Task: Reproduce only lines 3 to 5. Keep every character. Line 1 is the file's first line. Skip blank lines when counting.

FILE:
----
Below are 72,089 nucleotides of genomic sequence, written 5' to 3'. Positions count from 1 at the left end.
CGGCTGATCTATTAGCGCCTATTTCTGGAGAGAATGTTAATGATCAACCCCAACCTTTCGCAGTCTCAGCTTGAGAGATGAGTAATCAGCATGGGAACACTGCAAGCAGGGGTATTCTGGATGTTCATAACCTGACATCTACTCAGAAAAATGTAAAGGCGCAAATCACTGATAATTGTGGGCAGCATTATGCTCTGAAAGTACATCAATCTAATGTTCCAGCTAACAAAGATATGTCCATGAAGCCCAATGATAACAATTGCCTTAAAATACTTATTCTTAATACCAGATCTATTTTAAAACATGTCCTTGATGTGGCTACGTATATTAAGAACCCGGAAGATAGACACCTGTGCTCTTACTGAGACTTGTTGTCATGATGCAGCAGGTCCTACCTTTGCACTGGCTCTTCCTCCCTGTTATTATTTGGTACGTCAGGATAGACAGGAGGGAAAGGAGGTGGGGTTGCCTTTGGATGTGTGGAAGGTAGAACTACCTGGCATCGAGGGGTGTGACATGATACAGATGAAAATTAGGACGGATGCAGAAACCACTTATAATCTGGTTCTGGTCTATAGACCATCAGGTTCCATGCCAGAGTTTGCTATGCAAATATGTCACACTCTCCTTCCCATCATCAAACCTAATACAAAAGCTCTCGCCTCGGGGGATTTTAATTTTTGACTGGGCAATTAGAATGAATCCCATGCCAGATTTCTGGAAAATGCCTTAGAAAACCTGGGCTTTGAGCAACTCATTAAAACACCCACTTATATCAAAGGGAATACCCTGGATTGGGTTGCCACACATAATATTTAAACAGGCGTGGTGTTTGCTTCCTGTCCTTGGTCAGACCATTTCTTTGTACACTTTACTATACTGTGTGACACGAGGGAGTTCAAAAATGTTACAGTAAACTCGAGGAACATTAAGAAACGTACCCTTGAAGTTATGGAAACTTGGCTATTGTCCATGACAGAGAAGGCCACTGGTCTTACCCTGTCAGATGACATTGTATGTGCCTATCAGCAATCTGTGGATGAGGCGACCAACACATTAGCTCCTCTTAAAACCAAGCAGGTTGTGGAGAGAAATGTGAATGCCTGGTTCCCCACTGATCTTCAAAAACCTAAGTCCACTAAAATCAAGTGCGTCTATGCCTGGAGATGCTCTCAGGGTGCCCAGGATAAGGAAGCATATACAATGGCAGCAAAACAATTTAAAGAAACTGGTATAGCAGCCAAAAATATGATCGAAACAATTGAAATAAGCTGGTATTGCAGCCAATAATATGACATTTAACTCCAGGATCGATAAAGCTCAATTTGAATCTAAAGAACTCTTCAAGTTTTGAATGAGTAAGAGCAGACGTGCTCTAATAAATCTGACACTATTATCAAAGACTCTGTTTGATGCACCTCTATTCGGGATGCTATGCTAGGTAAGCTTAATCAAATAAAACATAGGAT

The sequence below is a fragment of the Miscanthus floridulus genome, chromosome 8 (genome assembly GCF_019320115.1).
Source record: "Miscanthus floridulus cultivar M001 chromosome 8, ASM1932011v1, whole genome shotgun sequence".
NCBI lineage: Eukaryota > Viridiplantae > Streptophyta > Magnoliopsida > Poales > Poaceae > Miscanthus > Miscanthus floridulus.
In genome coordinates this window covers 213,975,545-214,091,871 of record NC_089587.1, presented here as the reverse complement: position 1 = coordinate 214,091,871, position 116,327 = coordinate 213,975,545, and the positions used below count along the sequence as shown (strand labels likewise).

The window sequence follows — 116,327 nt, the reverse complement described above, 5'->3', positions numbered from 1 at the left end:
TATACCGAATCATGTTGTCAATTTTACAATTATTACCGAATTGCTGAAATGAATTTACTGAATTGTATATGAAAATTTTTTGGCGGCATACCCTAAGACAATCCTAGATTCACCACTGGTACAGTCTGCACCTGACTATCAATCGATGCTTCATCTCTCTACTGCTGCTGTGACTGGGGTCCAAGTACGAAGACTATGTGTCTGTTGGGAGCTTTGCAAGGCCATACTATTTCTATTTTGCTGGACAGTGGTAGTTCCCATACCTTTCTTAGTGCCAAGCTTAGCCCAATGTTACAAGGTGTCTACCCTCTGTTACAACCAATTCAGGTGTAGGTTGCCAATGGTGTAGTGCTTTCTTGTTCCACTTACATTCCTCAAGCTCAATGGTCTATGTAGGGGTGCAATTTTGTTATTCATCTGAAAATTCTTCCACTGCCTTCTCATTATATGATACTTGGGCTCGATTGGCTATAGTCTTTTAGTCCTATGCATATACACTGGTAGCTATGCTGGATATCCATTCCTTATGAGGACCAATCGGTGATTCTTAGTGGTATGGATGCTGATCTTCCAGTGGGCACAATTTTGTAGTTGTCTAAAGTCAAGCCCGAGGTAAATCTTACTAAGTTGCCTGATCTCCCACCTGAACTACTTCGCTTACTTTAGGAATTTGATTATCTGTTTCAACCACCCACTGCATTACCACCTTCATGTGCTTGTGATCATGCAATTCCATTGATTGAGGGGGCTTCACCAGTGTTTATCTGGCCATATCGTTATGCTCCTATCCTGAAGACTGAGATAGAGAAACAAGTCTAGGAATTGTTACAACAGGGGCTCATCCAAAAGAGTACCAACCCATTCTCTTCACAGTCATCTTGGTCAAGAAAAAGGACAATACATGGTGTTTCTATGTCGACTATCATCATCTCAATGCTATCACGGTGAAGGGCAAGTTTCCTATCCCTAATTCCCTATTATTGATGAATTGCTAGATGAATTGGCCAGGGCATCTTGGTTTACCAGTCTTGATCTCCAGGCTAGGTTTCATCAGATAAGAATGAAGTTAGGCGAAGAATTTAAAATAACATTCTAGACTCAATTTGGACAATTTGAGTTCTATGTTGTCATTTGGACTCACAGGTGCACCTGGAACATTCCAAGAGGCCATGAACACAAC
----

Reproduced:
The sequence below is a fragment of the Miscanthus floridulus genome, chromosome 8 (genome assembly GCF_019320115.1).
Source record: "Miscanthus floridulus cultivar M001 chromosome 8, ASM1932011v1, whole genome shotgun sequence".
NCBI lineage: Eukaryota > Viridiplantae > Streptophyta > Magnoliopsida > Poales > Poaceae > Miscanthus > Miscanthus floridulus.